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The TSA's $900 million behavior program is mostly catching immigration violations

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After spending almost a billion dollars on a new system for fighting terrorism, the TSA may be turning into a backdoor immigration agency. The Intercept is reporting that the agency's new behavior detection program has drifted away from its intended focus on terrorism, with more than 90 percent of arrests having to do with immigration violations. (The survey looked at a single airport over a five-week period during 2007.) The behavioral detection program has been widely mocked for flagging supposedly suspicious behaviors like yawning and whistling, but the new report suggests the vague guidelines are serving a much more sinister purpose, effectively redirecting anti-terrorism measures towards immigration enforcement, even for domestic flights that don't involve travel outside the US.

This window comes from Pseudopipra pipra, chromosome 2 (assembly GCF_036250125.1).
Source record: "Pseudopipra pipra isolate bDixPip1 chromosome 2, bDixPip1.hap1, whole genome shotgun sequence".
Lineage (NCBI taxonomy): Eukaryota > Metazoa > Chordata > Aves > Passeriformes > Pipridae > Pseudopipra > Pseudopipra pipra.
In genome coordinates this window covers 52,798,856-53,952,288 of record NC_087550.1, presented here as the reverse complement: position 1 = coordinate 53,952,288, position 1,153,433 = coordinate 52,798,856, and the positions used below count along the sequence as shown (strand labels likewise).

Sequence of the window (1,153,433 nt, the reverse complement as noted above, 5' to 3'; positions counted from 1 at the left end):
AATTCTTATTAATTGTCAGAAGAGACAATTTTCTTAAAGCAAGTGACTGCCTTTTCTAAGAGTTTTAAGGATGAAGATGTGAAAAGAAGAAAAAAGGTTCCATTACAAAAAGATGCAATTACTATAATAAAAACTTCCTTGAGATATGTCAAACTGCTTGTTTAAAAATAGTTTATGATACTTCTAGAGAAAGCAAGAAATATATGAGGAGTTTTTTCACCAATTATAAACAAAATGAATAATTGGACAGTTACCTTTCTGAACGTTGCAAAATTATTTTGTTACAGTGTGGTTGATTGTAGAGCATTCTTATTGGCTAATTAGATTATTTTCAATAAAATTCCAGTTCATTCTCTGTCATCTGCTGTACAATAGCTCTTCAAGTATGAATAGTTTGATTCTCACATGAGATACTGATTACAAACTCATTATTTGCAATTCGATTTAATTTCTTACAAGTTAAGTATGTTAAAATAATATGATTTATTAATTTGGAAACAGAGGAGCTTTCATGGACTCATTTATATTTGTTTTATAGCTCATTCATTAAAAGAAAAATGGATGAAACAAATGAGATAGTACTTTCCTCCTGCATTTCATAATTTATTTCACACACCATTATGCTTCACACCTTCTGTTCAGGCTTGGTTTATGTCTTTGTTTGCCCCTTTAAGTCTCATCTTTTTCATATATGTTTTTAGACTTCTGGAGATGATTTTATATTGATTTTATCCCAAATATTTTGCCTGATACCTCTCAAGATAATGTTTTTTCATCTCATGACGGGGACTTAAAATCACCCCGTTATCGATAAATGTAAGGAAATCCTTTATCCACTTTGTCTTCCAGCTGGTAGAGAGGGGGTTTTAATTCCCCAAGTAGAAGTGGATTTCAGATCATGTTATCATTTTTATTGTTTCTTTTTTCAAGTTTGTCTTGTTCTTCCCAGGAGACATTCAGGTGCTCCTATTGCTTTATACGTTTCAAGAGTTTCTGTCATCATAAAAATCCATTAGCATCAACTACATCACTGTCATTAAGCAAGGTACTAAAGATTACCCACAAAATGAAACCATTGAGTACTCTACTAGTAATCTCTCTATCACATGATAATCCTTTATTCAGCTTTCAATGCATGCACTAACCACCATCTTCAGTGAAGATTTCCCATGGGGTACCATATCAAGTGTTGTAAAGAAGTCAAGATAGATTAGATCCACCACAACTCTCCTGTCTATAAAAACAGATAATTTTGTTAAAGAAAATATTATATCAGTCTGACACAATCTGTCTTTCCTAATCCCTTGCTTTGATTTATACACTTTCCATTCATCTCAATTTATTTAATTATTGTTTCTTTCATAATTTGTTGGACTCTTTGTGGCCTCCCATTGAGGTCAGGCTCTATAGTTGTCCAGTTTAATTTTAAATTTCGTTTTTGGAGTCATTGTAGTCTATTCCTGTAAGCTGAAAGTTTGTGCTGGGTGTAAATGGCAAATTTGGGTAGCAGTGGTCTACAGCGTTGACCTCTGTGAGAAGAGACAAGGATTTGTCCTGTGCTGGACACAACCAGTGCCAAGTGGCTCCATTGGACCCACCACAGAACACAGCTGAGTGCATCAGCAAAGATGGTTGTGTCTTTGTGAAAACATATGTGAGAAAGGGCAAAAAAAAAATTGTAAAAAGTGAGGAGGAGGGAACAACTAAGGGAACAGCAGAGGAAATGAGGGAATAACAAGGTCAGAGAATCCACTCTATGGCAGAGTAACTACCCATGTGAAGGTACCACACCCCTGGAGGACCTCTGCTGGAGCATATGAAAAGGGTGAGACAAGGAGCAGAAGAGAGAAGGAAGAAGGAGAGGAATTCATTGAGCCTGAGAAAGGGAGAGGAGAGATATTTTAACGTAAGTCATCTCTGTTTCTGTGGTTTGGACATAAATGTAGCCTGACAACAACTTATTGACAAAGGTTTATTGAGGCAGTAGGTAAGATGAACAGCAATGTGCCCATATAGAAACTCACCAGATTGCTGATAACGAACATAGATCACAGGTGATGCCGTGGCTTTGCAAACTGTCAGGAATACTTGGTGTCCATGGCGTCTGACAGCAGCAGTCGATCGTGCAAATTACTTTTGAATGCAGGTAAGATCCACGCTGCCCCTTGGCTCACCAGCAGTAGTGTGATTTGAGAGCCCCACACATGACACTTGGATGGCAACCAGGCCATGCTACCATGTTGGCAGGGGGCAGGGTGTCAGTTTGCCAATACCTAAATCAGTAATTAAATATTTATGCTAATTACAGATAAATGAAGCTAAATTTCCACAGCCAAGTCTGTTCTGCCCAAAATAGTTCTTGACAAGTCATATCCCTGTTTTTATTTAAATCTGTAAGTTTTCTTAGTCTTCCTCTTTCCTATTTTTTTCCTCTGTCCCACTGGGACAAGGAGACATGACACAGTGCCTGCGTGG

It's unclear how much of the mission creep is intentional and how much is due to the relative prevalence of immigration violations compared to terrorism. Still, many of the behavioral guidelines seem to be actively flagging possible immigration violations, including checklist items for nervousness or separate individuals wearing similar clothing. "If you’re looking for people who exhibit multiple criteria on the checklist to reach the point of secondary screening or law enforcement referral," one official told The Intercept, "you’re just looking for illegal immigrants."